For more than four decades, Larry Kadooka was the eye of Hawaii Island.
The longtime Tribune-Herald photographer, who retired three decades ago, died at 91 on Oct. 31 at Hilo Medical Center.
The newspaper career of the Kona-born Kadooka was prior to the digital age — which meant photography was in black-and-white and Kadooka developed his own images in a darkroom.
On Facebook, retired Hawaii Tribune-Herald sports editor Bill O’Rear called Kadooka “a humble man with a terrific sense of humor” who “enjoyed fishing, gardening and farming besides spending time with his wife, Myra, and their family and friends.”
O’Rear said Kadooka “could easily transfer his skills from shooting a high school or (University of Hawaii at Hilo) sport during one part of his busy day, and then race up to Kilauea volcano that evening to take photos of an eruption that just started up, with him photographing 1,000-foot lava fountains lighting up the sky.”
Kadooka’s collection of 1960 tsunami photos is displayed at the Pacific Tsunami Museum in Hilo. One haunting image — that of a child’s doll abandoned in rubble — serves as a powerful symbol of loss.
Kadooka’s nose for news was as well-developed as his eye. Former Tribune-Herald reporter Gordon Pang, who is now with the Honolulu Star-Advertiser, recalled that when first results were released during the 1988 general election, reporters were focused on the “very newsy Hapuna Initiative,” which concerned shoreline development in South Kohala.
“Everyone except Larry, who needed to figure out quick where he needed to go for shots,” Pang said. “So it’s Larry … who, in his quiet voice said ‘Hey, you guys, look at this!’ Perennial GOP candidate Bernard Akana, the guy who used to hang out with the other seniors at Kaikoo Mall, was beating incumbent Mayor Dante Carpenter, a guy people at the time thought was a legit gubernatorial contender.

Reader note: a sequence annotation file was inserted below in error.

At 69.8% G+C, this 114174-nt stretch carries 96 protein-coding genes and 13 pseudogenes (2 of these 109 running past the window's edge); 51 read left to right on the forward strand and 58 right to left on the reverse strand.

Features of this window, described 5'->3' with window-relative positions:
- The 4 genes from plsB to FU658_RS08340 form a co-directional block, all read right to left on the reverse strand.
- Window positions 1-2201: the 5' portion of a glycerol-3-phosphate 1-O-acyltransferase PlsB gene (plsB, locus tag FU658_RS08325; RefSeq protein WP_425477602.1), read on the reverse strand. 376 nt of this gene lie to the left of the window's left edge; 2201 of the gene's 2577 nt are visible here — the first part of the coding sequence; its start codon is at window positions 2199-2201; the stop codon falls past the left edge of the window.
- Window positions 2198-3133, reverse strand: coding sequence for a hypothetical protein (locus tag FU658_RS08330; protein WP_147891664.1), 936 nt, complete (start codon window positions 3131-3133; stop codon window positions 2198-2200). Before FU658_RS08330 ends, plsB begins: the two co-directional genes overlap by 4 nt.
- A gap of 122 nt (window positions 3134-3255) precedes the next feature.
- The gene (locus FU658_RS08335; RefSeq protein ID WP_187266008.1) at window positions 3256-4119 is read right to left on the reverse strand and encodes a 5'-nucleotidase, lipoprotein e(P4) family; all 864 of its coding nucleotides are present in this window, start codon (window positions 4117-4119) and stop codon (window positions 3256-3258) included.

“It was the greatest political upset in Hawaii history. And Larry Kadooka was the first journalist to notice!”
Kadooka was founder of the F.I.L.M. Club of Hilo and used it to share photos, network with fellow shutterbugs and nurture budding photographers. Professional photographer Rick Ogata called Kadooka “the reason I loved photography.”
“Uncle Larry would show me so many of his photographs,” Ogata said. “Unlike now, he had to develop his own prints back then, plus they were black-and-white prints too. Thinking about it now, he was truly an awesome photographer because it being shot with film you only had that one or two shots to get it right.”
Kadooka is survived by his wife, Myra; daughters, Susan (Owen) Muneno, Peggy Hilton and Wendy (Wayne) Goya of Hilo; sisters-in-law Janet Kadooka of Kona and Julie Kadooka of Cincinnati; brother-in-law James Apana of Wailuku, Maui; seven grandchildren, five great-grandchildren and a great-great-grandson, nephews, nieces and cousins.
A drive-through visitation is scheduled for 9 a.m. Sunday at the Dodo Mortuary lanai area.
Email John Burnett at jburnett@hawaiitribune- herald.com.